JB: I wrote a book called the Identity of Man. I never saw the cover of the English edition until the book reached me in print. And yet the artist had understood exactly what was in my mind, by putting on the cover a drawing of the brain and the Mona Lisa, one on top of the other

The Taung Child

ZUCKERMAN (qv.) had had a distinguished career in the administration of research for the war effort, part of which had brought him into contact with Bronowski, albeit unhappily:
...as I wrote [in his previous volume of autobiography From Apes to Warlords] during the war we had found him 'a great waster of time', who impressed people by always suggesting some alternative mathematical approach to the problems of analysis which had already been dealt with by simpler and perfectly adequate methods - usually propounded by Frank Yates, my wartime colleague and the doyen of British statisticians.
On his return to academic research in peacetime Zuckerman resumed a number of former interests, including palaeontology.
The third main field of enquiry to which I returned after the war concerned the question of man's evolutionary origins, a subject that had fascinated me from my earlier years in South Africa. A number of new fossils were being unearthed in South, and then East Africa, all of which were being hailed as unique 'missing links' in our ancestry. Public interest was considerable, and stories about our new fossil relations could not be kept out of the papers. While my renewed interest in the subject could not have been regarded as better than desultory, it soon brought me into a running debate with Le Gros Clark (qv.). He, too, had long been interested in the subject and, like me, had at first been highly sceptical about the new claims that were being made by South African anthropologists. Suddenly, however, he changed his views. From then until his death he became obsessed with the subject, and it was largely because of his support that the view that the South African fossils - the Australopithecines - represent a stage in man's evolution has become a part of conventional teaching, even if a precarious part.
Solly Zuckerman (1904-1993) was born in South Africa. He was a British public servant, zoologist and operational research pioneer. He is best remembered as a scientific advisor to the Allies on bombing strategy in World War 2. He was awarded the OM in 1968.

Sir William Edward Le Gros Clark was born in Hemel Hempstead in 1895 and served in the 1914-18 war as a captain in the RAMC. He was Professor of Anatomy at Oxford (1935-1962) and the recipient of 5 honorary doctorates. He died in 1971.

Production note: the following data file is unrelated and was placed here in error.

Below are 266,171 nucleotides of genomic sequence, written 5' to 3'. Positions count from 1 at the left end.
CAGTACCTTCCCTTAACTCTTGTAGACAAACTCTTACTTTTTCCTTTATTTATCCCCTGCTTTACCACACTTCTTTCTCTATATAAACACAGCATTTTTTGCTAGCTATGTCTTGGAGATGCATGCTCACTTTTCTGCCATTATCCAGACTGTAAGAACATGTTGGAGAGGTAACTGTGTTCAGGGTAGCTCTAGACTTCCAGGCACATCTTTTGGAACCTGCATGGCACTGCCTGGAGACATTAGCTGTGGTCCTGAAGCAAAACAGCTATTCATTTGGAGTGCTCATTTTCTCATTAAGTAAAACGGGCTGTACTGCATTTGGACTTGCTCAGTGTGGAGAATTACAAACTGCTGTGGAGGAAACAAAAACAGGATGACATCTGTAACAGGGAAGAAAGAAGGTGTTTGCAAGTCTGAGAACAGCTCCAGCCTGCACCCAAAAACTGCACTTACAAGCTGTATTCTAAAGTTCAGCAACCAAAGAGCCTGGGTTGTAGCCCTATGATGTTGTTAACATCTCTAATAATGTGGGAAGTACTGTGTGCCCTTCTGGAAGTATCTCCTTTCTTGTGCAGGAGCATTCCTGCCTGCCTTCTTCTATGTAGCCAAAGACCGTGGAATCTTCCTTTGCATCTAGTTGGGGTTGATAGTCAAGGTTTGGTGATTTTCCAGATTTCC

Zuckerman and Eric Ashton checked the findings and disputed everything that Le Gros Clark had made concerning them. This led to Zuckerman reacquainting himself, albeit at a distance, with Bronowski.
In order to help challenge our findings, he [Le Gros Clark] turned to Jacob Bronowski - why Bronowski, we never did discover - to provide an alternative statistical approach to the problem.
The resulting paper was published in Nature in 1951. Zuckerman is quite clear in his opinion of the role Bronowski played in the Taung case:
Whatever else he may have been, Bronowski was not an authority on statistics. It must have pleased Bronowski to be called in by Le Gros Clark to help refute what I was saying about the latest fossil finds.

It turned out that there was, in fact, an error in the Zuckerman analysis, discovered later, when publication had already been made, by his wartime colleague Frank Yates, who had been asked by Zuckerman to comment in Nature on the short article Bronowski and Long had written.

...Le Gros Clark seized on 'the error of root 2', as I had styled it, and paid no more attention to its lack of significance than did Bronowski to the strictures later made by Yates of his own statistical pronouncements. I can still see Bronowski, in one of his celebrated TV programmes, with a plaster cast of the first Australopithecine fossil skull in his hand, telling the world of his continuing sense of wonder as he contemplated that spectral human ancestor.

Gradually, through this analysis and through the research of others, the place of Australopithicus as a true ancestor of human beings was accepted, though in letters in the Listener magazine published after Bronowski's death, it was quite clear that, for Zuckerman, the matter was still not settled, even by 1978.

Today, by using techniques from clinical medicine, such as computerised axial tomography (CAT scan) and with a more complete collection of fossil remains, modern research has reset the image of Australopithicenes such as the Taung child, and now claims them as firmly ape-like and not part of the human evolutionary trajectory [Ref. 1].

Sources: Monkeys, Men and Missiles, pp. 25-26
An Autobiography 1946-1988 by Solly Zuckerman, Collins, 1988.

The Ascent of Jacob Bronowski

Copyright © 2000 by Stephen Moss. All rights reserved.

1. Leakey, R., 1995, The Origins of Human Kind (London: Weidenfeld and Nicholson), p.51.